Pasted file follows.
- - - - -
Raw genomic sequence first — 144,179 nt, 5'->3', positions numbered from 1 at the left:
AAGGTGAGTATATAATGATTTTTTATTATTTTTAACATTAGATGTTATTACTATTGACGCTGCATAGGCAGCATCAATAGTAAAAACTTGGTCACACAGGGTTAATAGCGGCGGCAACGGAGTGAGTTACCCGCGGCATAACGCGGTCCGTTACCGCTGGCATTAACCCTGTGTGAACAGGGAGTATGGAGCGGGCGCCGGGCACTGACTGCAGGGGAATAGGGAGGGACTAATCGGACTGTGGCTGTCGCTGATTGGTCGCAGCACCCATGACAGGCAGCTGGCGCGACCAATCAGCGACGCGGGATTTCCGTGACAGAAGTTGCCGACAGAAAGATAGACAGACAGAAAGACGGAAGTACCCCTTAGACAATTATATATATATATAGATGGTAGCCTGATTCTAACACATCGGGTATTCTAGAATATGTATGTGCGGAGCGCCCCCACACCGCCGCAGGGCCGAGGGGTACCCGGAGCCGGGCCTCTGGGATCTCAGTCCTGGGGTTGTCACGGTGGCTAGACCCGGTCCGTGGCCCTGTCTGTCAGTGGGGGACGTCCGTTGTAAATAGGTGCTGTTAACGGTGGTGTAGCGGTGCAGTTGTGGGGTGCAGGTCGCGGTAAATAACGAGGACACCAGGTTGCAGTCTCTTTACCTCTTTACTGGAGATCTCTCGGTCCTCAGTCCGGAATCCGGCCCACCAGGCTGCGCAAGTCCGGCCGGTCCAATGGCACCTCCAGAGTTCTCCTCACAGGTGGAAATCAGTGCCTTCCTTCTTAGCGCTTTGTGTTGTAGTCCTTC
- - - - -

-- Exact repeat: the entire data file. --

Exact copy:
Raw genomic sequence first — 144,179 nt, 5'->3', positions numbered from 1 at the left:
AAGGTGAGTATATAATGATTTTTTATTATTTTTAACATTAGATGTTATTACTATTGACGCTGCATAGGCAGCATCAATAGTAAAAACTTGGTCACACAGGGTTAATAGCGGCGGCAACGGAGTGAGTTACCCGCGGCATAACGCGGTCCGTTACCGCTGGCATTAACCCTGTGTGAACAGGGAGTATGGAGCGGGCGCCGGGCACTGACTGCAGGGGAATAGGGAGGGACTAATCGGACTGTGGCTGTCGCTGATTGGTCGCAGCACCCATGACAGGCAGCTGGCGCGACCAATCAGCGACGCGGGATTTCCGTGACAGAAGTTGCCGACAGAAAGATAGACAGACAGAAAGACGGAAGTACCCCTTAGACAATTATATATATATATAGATGGTAGCCTGATTCTAACACATCGGGTATTCTAGAATATGTATGTGCGGAGCGCCCCCACACCGCCGCAGGGCCGAGGGGTACCCGGAGCCGGGCCTCTGGGATCTCAGTCCTGGGGTTGTCACGGTGGCTAGACCCGGTCCGTGGCCCTGTCTGTCAGTGGGGGACGTCCGTTGTAAATAGGTGCTGTTAACGGTGGTGTAGCGGTGCAGTTGTGGGGTGCAGGTCGCGGTAAATAACGAGGACACCAGGTTGCAGTCTCTTTACCTCTTTACTGGAGATCTCTCGGTCCTCAGTCCGGAATCCGGCCCACCAGGCTGCGCAAGTCCGGCCGGTCCAATGGCACCTCCAGAGTTCTCCTCACAGGTGGAAATCAGTGCCTTCCTTCTTAGCGCTTTGTGTTGTAGTCCTTC